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—— major publications. now, babita, what stories are sparking discussions online? the duchess of cambridge has returned to her royal duties at a charity event in london. it's her first public appearance since it was announced in september she was expecting the couple's third child but suffering severe morning sickness. here she is at paddington station in london dancing with none other than paddington bear himself. more on that story at bbc.com/news. nice dance moves! authorities in vietnam have launched a new alert as typhoon khanun authorities in vietnam have launched a new alert as typhoon khanun is approaching the country. people are still struggling to recover from last week's floods that killed at least 72. thousands of homes have been completely submerged and some 22,000 hectares of rice fields have been damaged. the government has said these were the worst floods in decades. the bbc‘s hoang nguyen in hanoi has the latest on the situation. typhoon khanun appears to be either weakened
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or did not even reach the mainland in the north as we speak. low temperature causing some rains and that is really worrying the government here. the impact of the flood was described as one of the worst in decades, as you mentioned. the latest figures we have from the government is 76 confirmed dead and 27 missing. we are talking about over 100 people losing their lives during this period. thousands of families have been displaced and thousands of homes have been submerged due to this heavy rain and floods. are these families receiving enough help, is there enough food, water and medicines in the evacuation centres? i went myself to the most affected area in the south—west of hanoi and there is no clean water and electricity.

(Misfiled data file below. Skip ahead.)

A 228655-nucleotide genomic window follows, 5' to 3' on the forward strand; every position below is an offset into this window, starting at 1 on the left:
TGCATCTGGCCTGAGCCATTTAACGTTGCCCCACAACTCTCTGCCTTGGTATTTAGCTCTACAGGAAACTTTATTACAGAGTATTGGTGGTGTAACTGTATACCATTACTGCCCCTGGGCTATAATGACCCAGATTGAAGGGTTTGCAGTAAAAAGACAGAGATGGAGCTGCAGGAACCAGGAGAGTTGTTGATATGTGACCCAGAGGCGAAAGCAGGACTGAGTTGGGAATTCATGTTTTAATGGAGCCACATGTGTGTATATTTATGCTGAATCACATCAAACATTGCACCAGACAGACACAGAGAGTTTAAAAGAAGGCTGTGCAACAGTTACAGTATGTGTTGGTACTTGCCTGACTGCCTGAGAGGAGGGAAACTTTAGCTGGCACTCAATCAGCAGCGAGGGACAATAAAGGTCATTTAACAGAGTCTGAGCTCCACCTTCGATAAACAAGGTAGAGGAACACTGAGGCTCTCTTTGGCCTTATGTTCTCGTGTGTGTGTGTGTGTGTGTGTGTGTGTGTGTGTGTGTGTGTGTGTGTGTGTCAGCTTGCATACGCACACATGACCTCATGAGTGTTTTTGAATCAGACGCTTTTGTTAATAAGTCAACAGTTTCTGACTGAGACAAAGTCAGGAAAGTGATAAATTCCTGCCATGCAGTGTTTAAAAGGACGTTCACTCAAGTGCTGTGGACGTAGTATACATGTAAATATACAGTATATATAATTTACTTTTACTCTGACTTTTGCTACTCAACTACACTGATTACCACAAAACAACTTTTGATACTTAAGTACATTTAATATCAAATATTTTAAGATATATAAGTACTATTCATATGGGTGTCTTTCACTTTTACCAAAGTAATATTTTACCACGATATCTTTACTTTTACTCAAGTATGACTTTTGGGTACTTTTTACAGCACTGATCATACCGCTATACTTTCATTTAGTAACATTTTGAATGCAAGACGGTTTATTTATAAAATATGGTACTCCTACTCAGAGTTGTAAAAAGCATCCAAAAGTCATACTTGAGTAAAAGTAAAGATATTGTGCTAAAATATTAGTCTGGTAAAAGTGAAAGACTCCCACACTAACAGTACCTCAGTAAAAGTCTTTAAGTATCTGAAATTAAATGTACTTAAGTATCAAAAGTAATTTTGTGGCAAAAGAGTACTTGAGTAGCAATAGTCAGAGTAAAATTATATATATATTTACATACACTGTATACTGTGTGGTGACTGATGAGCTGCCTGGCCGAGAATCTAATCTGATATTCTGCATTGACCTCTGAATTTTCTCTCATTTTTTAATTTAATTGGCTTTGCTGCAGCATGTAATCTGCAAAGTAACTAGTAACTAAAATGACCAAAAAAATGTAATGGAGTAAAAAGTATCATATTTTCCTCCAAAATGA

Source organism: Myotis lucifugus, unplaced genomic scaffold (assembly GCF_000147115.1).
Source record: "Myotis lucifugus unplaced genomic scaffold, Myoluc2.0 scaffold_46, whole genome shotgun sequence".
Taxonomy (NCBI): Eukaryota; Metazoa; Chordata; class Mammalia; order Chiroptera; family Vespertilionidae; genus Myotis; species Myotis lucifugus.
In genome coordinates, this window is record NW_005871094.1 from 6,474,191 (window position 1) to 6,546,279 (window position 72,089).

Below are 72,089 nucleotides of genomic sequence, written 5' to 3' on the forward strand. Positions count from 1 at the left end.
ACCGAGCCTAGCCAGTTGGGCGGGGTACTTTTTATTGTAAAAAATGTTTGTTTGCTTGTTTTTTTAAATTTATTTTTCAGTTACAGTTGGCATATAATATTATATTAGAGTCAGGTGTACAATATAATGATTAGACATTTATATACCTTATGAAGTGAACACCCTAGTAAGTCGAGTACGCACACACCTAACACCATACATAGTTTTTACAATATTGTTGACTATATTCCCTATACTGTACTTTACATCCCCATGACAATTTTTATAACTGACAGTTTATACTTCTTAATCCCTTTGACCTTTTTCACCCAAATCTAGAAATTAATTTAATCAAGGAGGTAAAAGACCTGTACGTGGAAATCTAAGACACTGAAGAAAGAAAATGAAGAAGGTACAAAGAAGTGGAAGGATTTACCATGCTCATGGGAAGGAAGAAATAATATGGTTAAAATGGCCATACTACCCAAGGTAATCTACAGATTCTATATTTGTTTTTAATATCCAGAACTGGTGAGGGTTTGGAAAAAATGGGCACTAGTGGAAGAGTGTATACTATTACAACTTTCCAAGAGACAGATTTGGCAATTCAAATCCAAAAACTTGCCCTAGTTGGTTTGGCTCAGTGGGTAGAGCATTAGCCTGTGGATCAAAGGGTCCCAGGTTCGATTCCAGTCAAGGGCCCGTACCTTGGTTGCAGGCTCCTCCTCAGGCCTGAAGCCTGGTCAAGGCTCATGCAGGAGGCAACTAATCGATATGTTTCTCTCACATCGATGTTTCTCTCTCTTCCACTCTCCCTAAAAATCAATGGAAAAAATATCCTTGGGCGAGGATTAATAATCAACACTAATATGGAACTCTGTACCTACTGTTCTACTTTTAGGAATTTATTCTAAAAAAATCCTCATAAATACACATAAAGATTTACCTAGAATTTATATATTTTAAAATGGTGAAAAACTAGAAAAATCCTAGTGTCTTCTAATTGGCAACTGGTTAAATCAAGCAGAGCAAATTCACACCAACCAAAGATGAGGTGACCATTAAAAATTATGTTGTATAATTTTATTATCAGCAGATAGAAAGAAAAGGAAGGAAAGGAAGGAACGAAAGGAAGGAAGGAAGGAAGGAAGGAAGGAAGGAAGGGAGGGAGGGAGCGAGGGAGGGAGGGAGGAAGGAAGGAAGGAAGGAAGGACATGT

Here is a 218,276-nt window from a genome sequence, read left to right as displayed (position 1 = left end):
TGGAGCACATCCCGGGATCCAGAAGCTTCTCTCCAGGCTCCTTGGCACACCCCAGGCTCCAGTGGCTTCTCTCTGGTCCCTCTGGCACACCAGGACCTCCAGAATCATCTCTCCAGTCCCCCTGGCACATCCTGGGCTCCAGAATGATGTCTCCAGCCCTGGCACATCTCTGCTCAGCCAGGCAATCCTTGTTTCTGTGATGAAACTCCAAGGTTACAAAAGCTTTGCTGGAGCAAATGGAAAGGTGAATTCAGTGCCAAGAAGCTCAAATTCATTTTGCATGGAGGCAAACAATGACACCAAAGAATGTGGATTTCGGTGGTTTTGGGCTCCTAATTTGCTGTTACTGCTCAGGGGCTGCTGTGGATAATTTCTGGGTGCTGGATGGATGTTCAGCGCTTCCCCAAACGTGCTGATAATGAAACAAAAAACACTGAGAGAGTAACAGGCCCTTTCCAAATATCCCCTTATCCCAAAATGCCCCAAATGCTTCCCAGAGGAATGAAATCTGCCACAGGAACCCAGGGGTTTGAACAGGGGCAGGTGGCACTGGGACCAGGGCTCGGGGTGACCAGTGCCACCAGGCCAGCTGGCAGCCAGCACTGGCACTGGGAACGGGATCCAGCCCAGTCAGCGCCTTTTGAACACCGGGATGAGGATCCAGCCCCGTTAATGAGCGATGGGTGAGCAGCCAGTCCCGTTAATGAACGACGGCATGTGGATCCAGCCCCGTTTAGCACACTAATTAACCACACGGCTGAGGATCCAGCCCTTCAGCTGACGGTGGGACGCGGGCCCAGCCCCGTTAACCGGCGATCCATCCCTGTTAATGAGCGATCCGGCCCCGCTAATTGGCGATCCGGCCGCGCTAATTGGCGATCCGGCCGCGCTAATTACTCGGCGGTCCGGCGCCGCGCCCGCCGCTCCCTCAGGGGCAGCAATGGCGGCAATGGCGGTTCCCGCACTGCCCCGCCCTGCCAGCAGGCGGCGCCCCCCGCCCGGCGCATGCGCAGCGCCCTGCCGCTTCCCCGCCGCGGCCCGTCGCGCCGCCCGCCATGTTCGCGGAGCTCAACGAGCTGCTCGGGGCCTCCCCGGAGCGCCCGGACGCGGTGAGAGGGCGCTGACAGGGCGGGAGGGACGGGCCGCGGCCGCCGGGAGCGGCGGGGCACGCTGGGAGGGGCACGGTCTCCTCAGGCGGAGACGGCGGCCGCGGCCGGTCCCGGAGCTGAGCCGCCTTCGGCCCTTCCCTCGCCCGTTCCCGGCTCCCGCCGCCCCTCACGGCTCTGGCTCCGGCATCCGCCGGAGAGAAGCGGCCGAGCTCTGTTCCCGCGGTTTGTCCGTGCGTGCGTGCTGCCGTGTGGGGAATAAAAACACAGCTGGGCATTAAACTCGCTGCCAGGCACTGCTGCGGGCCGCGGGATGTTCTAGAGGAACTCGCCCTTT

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there is some primary schools and secondary schools that are closed. older people and children were sent by their family to outside areas to stay there, the conditions are really bad. you can smell the dead animals and fish. fish, poultry and cattle. you are just talking about medicine. i don't think there is much medicine provided. i was given a small tube of skin care or something, taking care when you get itchy or something like that. but the people here are so resilient and they are helping each other. does the government need international help to help these displaced families and residents who need this attention? well, the british ambassador